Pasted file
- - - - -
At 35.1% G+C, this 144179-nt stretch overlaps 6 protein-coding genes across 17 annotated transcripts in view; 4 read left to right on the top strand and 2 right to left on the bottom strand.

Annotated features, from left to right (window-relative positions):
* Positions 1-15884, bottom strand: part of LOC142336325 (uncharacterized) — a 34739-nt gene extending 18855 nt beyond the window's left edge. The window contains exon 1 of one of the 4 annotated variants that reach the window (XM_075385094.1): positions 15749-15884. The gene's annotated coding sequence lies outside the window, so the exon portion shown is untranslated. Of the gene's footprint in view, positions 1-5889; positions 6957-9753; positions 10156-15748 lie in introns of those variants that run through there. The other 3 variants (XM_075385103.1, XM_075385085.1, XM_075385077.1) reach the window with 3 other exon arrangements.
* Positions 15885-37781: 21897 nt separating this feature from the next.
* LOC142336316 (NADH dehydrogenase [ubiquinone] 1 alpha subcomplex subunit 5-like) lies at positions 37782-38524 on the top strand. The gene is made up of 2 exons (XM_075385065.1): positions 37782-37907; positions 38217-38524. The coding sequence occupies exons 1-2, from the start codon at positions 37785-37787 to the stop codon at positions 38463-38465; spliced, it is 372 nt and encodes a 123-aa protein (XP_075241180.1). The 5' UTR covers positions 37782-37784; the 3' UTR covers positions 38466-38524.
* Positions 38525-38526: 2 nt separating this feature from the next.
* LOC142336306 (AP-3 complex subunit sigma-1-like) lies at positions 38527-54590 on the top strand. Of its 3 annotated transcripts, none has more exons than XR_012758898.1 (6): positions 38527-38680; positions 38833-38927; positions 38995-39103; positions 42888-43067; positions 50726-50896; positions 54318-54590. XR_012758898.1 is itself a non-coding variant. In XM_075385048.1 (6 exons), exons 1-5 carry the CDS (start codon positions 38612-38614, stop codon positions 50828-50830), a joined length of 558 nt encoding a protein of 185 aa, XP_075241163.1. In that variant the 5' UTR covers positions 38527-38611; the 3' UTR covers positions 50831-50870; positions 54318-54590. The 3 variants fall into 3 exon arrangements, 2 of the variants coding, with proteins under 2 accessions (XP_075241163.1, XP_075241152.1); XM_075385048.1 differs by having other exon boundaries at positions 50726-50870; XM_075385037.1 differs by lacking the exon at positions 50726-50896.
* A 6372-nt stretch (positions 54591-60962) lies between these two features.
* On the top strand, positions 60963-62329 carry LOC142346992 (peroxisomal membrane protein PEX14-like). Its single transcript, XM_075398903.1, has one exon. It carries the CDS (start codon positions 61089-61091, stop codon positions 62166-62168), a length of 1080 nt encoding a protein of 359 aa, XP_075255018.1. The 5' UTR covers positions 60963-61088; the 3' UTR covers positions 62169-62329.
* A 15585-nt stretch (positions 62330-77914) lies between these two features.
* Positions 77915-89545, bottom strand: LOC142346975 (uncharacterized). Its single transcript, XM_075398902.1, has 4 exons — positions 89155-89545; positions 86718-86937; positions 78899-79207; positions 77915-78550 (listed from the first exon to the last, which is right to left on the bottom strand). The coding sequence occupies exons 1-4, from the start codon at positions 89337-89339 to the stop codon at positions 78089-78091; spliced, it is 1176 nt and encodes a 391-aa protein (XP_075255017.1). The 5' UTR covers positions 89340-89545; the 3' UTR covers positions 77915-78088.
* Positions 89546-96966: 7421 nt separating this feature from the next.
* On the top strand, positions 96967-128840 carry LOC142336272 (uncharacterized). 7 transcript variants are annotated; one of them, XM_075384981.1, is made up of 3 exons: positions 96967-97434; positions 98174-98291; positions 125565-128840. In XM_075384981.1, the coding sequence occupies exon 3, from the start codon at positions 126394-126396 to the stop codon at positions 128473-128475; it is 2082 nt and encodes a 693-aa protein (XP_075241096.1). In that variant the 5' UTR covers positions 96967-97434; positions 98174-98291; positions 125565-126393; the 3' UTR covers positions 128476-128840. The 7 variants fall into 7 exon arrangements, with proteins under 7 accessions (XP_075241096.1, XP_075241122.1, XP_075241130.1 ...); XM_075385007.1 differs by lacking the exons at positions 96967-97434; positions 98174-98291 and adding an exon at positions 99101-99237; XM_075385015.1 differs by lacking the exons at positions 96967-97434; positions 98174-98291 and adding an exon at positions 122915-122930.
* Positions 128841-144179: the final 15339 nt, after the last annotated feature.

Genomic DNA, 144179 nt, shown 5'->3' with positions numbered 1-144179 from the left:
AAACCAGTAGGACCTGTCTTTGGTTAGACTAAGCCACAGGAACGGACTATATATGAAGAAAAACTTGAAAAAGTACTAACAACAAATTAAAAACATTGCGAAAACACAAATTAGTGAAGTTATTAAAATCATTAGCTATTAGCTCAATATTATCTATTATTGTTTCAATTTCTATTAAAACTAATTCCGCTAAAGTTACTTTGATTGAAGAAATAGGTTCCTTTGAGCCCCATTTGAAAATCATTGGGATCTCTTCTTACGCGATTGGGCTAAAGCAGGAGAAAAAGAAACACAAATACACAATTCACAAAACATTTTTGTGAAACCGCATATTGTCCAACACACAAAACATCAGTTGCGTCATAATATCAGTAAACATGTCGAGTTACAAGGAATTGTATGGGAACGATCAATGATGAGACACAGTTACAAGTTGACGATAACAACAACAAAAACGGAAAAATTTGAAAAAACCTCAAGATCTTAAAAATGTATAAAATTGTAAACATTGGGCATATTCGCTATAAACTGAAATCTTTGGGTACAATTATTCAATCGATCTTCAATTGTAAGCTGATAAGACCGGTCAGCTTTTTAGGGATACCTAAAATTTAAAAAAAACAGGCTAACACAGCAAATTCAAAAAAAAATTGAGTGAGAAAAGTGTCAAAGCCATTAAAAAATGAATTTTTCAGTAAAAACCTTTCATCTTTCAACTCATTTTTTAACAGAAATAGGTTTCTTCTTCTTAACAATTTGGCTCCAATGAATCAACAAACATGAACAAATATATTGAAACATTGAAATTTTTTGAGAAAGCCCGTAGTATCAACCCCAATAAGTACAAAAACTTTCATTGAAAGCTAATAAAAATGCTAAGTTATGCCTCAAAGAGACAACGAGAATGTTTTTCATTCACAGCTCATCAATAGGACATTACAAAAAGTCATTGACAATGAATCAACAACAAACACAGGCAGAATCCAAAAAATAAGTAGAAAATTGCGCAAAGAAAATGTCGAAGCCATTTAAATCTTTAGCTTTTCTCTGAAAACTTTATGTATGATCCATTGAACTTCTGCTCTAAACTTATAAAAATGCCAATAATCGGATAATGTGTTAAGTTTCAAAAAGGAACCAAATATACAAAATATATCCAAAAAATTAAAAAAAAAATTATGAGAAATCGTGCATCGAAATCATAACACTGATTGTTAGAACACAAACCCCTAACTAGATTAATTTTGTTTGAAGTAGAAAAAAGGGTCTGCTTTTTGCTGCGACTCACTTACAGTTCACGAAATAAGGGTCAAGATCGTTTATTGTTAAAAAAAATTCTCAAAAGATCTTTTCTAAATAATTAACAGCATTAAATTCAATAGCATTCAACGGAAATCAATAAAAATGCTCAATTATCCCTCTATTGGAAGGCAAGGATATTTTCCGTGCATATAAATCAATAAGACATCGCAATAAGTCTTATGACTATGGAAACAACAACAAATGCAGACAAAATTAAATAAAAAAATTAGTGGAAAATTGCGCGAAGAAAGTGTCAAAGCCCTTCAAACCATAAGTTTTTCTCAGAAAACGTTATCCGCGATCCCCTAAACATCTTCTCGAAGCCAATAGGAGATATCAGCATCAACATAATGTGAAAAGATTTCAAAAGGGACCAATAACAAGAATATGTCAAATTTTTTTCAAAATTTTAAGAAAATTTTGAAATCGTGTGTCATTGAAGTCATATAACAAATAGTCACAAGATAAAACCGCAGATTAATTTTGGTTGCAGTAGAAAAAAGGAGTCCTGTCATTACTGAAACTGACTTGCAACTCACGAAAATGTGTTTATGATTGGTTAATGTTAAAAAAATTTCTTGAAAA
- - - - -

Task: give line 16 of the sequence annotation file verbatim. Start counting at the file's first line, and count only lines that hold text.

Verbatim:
AAACCAGTAGGACCTGTCTTTGGTTAGACTAAGCCACAGGAACGGACTATATATGAAGAAAAACTTGAAAAAGTACTAACAACAAATTAAAAACATTGCGAAAACACAAATTAGTGAAGTTATTAAAATCATTAGCTATTAGCTCAATATTATCTATTATTGTTTCAATTTCTATTAAAACTAATTCCGCTAAAGTTACTTTGATTGAAGAAATAGGTTCCTTTGAGCCCCATTTGAAAATCATTGGGATCTCTTCTTACGCGATTGGGCTAAAGCAGGAGAAAAAGAAACACAAATACACAATTCACAAAACATTTTTGTGAAACCGCATATTGTCCAACACACAAAACATCAGTTGCGTCATAATATCAGTAAACATGTCGAGTTACAAGGAATTGTATGGGAACGATCAATGATGAGACACAGTTACAAGTTGACGATAACAACAACAAAAACGGAAAAATTTGAAAAAACCTCAAGATCTTAAAAATGTATAAAATTGTAAACATTGGGCATATTCGCTATAAACTGAAATCTTTGGGTACAATTATTCAATCGATCTTCAATTGTAAGCTGATAAGACCGGTCAGCTTTTTAGGGATACCTAAAATTTAAAAAAAACAGGCTAACACAGCAAATTCAAAAAAAAATTGAGTGAGAAAAGTGTCAAAGCCATTAAAAAATGAATTTTTCAGTAAAAACCTTTCATCTTTCAACTCATTTTTTAACAGAAATAGGTTTCTTCTTCTTAACAATTTGGCTCCAATGAATCAACAAACATGAACAAATATATTGAAACATTGAAATTTTTTGAGAAAGCCCGTAGTATCAACCCCAATAAGTACAAAAACTTTCATTGAAAGCTAATAAAAATGCTAAGTTATGCCTCAAAGAGACAACGAGAATGTTTTTCATTCACAGCTCATCAATAGGACATTACAAAAAGTCATTGACAATGAATCAACAACAAACACAGGCAGAATCCAAAAAATAAGTAGAAAATTGCGCAAAGAAAATGTCGAAGCCATTTAAATCTTTAGCTTTTCTCTGAAAACTTTATGTATGATCCATTGAACTTCTGCTCTAAACTTATAAAAATGCCAATAATCGGATAATGTGTTAAGTTTCAAAAAGGAACCAAATATACAAAATATATCCAAAAAATTAAAAAAAAAATTATGAGAAATCGTGCATCGAAATCATAACACTGATTGTTAGAACACAAACCCCTAACTAGATTAATTTTGTTTGAAGTAGAAAAAAGGGTCTGCTTTTTGCTGCGACTCACTTACAGTTCACGAAATAAGGGTCAAGATCGTTTATTGTTAAAAAAAATTCTCAAAAGATCTTTTCTAAATAATTAACAGCATTAAATTCAATAGCATTCAACGGAAATCAATAAAAATGCTCAATTATCCCTCTATTGGAAGGCAAGGATATTTTCCGTGCATATAAATCAATAAGACATCGCAATAAGTCTTATGACTATGGAAACAACAACAAATGCAGACAAAATTAAATAAAAAAATTAGTGGAAAATTGCGCGAAGAAAGTGTCAAAGCCCTTCAAACCATAAGTTTTTCTCAGAAAACGTTATCCGCGATCCCCTAAACATCTTCTCGAAGCCAATAGGAGATATCAGCATCAACATAATGTGAAAAGATTTCAAAAGGGACCAATAACAAGAATATGTCAAATTTTTTTCAAAATTTTAAGAAAATTTTGAAATCGTGTGTCATTGAAGTCATATAACAAATAGTCACAAGATAAAACCGCAGATTAATTTTGGTTGCAGTAGAAAAAAGGAGTCCTGTCATTACTGAAACTGACTTGCAACTCACGAAAATGTGTTTATGATTGGTTAATGTTAAAAAAATTTCTTGAAAA